steady state

Discussion in 'Homework Help' started by Thinker.93, Mar 22, 2013.

  1. Thinker.93

    Thread Starter New Member

    Mar 22, 2013

    when we have a circuit that consists of a resistance and a capacitor and an inductor with a switch that is open at t<0 and closed at t=0
    what should i do with the capacitor and inductor ?!

    should i solve this problem as the same way i solve circuits that is closed at t<0 ? thus, put a S.C instead of the inductor and an O.C instead of the capacitor ?

    I mean,
    do we replace these things only when there is a DC current ? OR we replace them in every t<0 even if there is no DC current??

    finally, if we don't replace them, so what will i do ?

    thanks in advance,
    Last edited: Mar 22, 2013
  2. WBahn


    Mar 31, 2012
    More importantly, you need to understand WHY you ever replace them at all! If you understand that, then you can answer questions like this based on that understanding.

    When a circuit reaches DC steady state, meaning that whatever voltages and currents are present are steady and unchanging, then a capacitor will not have any current flowing in it because, if it did, the voltage would be changing and the circuit would not be in steady state. But it can have a voltage across it, just as long as that voltage isn't changing. Similarly, an inductor can have a current in it but that current must not be changing. Thus, it cannot have any voltage across it because, if it did, the current would be changing.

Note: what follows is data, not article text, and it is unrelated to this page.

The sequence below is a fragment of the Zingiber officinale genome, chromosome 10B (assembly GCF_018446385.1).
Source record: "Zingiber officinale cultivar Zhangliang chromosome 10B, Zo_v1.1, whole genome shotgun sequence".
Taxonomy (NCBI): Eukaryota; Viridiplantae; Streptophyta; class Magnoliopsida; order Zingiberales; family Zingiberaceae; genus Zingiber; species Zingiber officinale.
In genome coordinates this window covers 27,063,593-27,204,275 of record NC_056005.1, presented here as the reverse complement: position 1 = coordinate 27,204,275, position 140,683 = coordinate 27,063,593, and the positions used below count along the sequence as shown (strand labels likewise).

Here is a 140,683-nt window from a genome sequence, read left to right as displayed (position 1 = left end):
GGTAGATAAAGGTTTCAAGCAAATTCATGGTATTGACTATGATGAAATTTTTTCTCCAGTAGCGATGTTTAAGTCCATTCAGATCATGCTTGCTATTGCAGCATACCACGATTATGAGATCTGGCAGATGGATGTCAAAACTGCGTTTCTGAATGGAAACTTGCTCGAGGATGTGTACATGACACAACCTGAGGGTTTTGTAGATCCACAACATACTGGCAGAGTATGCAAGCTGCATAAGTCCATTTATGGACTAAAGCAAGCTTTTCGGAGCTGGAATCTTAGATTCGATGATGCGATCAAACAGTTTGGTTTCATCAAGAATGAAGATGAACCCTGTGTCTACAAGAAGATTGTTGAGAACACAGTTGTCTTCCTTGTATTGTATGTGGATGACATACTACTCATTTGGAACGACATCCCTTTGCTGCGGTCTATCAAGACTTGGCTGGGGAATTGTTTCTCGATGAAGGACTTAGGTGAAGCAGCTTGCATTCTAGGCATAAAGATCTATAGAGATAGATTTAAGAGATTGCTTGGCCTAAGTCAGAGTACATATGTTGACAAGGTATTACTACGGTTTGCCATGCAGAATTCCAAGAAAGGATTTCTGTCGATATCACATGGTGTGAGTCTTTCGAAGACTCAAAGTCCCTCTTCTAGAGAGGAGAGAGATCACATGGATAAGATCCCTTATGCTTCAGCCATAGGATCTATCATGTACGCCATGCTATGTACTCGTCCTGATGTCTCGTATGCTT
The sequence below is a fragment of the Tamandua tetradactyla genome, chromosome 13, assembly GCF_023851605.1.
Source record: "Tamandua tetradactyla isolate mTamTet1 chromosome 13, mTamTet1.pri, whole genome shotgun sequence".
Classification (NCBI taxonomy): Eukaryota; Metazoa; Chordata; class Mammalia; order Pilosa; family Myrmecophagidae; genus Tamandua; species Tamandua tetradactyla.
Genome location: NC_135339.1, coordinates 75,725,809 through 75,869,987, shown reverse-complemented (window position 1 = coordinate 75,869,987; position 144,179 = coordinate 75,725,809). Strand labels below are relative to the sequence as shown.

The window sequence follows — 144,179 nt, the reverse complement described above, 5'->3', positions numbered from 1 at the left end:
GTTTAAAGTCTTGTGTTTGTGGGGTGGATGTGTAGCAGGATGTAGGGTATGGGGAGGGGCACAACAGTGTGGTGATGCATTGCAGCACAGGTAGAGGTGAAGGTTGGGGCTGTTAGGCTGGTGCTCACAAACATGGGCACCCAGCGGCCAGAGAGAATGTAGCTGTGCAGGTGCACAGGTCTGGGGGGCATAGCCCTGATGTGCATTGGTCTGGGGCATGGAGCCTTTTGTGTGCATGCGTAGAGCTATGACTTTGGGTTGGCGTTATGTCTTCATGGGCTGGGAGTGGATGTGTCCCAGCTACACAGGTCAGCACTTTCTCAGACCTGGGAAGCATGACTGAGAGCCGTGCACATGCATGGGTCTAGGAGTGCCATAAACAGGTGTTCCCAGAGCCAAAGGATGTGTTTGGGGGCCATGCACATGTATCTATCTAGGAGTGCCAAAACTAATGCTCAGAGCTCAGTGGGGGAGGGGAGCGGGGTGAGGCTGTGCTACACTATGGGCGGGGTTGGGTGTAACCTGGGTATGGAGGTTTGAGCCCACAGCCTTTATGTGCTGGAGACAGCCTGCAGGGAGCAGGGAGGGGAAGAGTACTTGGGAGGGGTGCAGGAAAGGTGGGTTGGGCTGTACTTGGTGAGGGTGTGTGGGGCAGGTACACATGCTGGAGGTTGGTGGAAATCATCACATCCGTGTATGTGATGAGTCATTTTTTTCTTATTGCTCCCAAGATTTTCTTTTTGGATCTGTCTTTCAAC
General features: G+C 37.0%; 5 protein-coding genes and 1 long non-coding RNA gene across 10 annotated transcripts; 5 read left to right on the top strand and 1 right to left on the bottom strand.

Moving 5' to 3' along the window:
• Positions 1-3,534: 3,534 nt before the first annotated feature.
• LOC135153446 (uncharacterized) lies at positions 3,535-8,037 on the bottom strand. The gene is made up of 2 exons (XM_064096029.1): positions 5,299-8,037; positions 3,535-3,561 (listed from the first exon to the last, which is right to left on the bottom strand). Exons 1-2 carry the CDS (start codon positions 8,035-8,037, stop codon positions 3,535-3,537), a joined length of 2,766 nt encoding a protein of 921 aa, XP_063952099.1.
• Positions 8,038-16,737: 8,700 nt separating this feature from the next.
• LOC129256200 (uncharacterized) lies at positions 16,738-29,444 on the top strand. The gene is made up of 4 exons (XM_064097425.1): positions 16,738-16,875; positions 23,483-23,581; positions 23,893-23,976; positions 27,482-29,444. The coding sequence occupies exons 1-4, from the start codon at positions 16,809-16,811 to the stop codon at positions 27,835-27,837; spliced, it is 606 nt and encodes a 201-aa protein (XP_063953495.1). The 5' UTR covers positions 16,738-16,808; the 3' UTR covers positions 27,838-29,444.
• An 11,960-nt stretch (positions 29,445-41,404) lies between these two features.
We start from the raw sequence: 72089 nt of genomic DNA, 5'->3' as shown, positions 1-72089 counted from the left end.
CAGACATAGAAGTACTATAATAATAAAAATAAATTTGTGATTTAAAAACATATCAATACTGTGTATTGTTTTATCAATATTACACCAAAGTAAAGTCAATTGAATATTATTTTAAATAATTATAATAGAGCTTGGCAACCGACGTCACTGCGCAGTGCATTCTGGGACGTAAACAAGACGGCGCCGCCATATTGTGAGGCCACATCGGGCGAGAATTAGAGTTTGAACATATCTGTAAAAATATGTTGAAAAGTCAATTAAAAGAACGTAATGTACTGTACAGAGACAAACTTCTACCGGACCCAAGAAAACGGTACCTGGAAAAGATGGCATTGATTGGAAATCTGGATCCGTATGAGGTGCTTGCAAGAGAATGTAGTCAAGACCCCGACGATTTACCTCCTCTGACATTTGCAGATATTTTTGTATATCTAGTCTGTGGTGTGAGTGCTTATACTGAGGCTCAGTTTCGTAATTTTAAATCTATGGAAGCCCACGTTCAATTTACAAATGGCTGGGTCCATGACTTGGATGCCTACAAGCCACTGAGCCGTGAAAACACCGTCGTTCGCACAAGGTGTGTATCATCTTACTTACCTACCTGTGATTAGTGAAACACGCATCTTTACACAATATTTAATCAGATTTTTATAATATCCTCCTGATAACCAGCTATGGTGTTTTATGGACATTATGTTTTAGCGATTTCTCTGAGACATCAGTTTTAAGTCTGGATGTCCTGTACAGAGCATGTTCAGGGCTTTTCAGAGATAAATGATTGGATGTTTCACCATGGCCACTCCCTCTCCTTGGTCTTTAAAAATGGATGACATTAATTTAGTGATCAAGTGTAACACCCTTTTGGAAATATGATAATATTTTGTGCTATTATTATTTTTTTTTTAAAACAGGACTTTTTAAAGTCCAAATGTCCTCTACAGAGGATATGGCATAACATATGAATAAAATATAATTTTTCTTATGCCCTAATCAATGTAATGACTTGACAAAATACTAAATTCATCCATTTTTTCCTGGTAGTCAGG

So a capacitor looks like a "device" that can have any voltage across it but no current. That's a good description of an open circuit. Inductors, on the other hand, look like a "device" that can have any current flowing through it but no voltage across it. That's a good description of a short circuit.

    In order to make these substitutions, the circuit HAS to be in DC steady state. So when you have a prblem with a switch changing position at some moment in time and you aren't given further details, you assume that the switch has been in its initial position long enough for the circuit to reach DC steady state. Once the switch it open, you can't make that assumption because it is a pretty safe bet that it is NOT in DC steady state! The change in the switch position has changed the conditions and now the circuit must respond and the voltages and currents will change as a result.

    But you also know that, due to conservation of energy, the voltage across a capacitor and the current through an inductor cannot change instantaneously. Hence whatever those quantities were just prior to the change in the switch will be what they are ust after the change, though they will immediately start changing from there.